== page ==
Google Hosted LibrariesJavascript software libraries such as jQuery are loaded at endpoints on the googleapis.com or gstatic.com domains, for performance and efficiency reasons. (Privacy Policy)
Features
Google Custom SearchThis is feature allows you to search the site. (Privacy Policy)
Google MapsSome articles have Google Maps embedded in them. (Privacy Policy)
Google ChartsThis is used to display charts and graphs on articles and the author center. (Privacy Policy)
Google AdSense Host APIThis service allows you to sign up for or associate a Google AdSense account with HubPages, so that you can earn money from ads on your articles. No data is shared unless you engage with this feature. (Privacy Policy)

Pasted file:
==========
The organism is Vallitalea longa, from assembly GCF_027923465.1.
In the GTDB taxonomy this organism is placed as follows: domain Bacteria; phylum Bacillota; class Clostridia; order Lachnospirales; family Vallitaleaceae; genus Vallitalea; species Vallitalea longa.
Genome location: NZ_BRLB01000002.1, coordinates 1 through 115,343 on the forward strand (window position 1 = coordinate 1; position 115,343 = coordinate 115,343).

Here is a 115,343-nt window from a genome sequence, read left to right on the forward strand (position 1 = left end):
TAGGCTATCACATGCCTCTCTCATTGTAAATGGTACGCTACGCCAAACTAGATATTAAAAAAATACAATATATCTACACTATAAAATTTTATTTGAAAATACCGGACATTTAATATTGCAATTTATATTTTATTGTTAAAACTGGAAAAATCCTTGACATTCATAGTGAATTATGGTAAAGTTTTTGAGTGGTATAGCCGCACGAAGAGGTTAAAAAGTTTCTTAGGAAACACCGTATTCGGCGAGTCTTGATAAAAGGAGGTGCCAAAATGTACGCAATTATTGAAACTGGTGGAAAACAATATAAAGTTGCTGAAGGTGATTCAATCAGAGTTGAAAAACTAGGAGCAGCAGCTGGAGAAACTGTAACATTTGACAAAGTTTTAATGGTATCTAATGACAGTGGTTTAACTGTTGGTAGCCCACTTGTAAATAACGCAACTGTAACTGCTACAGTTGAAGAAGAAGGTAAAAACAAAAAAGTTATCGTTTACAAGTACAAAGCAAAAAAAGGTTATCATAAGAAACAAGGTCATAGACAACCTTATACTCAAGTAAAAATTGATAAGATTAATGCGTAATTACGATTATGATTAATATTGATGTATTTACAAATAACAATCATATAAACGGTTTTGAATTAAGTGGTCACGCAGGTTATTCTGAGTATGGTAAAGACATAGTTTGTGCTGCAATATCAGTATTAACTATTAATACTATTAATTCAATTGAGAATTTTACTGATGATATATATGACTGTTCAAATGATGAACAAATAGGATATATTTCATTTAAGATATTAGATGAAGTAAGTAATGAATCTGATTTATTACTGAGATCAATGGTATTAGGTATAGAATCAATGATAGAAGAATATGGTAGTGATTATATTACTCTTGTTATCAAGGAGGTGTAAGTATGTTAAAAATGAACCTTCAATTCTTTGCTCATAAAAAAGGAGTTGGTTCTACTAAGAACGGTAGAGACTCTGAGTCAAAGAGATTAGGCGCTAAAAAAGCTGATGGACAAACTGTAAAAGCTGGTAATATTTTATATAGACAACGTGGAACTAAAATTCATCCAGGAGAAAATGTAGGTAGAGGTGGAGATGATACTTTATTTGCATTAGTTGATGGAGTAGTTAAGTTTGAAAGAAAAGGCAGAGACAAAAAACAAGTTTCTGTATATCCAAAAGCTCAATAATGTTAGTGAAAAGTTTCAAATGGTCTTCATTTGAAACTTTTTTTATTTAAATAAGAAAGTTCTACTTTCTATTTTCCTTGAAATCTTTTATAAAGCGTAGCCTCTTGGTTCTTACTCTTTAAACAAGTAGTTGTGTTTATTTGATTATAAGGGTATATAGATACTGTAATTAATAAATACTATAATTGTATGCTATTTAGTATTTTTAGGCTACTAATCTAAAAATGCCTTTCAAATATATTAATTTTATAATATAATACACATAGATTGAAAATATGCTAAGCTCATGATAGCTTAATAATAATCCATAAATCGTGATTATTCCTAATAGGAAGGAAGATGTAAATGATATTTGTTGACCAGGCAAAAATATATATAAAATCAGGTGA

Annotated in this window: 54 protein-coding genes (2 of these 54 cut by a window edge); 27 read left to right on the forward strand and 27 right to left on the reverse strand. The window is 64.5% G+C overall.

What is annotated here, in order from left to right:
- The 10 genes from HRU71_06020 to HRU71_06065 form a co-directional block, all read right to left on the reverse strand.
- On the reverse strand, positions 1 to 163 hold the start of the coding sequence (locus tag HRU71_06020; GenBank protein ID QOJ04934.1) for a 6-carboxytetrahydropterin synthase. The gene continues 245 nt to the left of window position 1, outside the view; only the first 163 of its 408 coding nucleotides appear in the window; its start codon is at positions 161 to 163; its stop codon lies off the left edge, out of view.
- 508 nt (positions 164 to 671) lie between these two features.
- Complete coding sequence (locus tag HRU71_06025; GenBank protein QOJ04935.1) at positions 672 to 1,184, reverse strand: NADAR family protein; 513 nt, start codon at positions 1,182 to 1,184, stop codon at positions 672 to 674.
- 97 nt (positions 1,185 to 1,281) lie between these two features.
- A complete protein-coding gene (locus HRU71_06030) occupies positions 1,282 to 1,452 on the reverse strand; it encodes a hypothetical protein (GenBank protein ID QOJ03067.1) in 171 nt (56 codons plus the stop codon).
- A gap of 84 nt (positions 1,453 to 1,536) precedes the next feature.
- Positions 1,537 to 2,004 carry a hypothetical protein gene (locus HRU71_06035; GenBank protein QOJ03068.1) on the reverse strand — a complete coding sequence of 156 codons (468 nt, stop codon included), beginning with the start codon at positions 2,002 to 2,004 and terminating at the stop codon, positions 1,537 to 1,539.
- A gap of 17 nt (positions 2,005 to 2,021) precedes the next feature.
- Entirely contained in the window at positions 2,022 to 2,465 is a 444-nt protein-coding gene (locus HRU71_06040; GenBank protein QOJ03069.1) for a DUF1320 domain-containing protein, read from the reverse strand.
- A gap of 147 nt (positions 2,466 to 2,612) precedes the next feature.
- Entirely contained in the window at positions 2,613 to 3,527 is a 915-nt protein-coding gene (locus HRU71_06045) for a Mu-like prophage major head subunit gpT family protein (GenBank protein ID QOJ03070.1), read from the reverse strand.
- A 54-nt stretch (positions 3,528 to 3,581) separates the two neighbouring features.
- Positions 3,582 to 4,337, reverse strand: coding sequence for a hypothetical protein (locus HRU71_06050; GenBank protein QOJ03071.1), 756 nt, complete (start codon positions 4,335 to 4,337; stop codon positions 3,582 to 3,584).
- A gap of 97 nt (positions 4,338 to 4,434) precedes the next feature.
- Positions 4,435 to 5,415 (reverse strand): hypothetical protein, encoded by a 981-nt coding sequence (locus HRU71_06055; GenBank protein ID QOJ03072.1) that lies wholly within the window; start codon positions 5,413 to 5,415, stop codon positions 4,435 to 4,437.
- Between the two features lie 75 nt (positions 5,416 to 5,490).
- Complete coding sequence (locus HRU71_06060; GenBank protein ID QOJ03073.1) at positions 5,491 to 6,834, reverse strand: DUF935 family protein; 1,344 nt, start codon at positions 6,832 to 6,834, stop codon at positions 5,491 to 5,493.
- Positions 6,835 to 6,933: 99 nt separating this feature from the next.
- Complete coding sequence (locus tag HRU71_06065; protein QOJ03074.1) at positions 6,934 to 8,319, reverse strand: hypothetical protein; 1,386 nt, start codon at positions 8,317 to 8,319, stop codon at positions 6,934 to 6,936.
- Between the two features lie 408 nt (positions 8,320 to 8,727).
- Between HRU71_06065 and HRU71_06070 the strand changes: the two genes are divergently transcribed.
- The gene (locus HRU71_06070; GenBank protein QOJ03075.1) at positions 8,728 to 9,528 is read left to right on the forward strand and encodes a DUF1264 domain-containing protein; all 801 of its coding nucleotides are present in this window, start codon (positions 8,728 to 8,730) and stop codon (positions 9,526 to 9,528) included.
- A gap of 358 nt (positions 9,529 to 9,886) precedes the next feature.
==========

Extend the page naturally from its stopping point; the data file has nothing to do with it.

Google YouTubeSome articles have YouTube videos embedded in them. (Privacy Policy)
VimeoSome articles have Vimeo videos embedded in them. (Privacy Policy)
PaypalThis is used for a registered author who enrolls in the HubPages Earnings program and requests to be paid via PayPal. No data is shared with Paypal unless you engage with this feature. (Privacy Policy)
Facebook LoginYou can use this to streamline signing up for, or signing in to your Hubpages account. No data is shared with Facebook unless you engage with this feature. (Privacy Policy)
MavenThis supports the Maven widget and search functionality. (Privacy Policy)
Marketing
Google AdSenseThis is an ad network. (Privacy Policy)
Google DoubleClickGoogle provides ad serving technology and runs an ad network. (Privacy Policy)
Index ExchangeThis is an ad network. (Privacy Policy)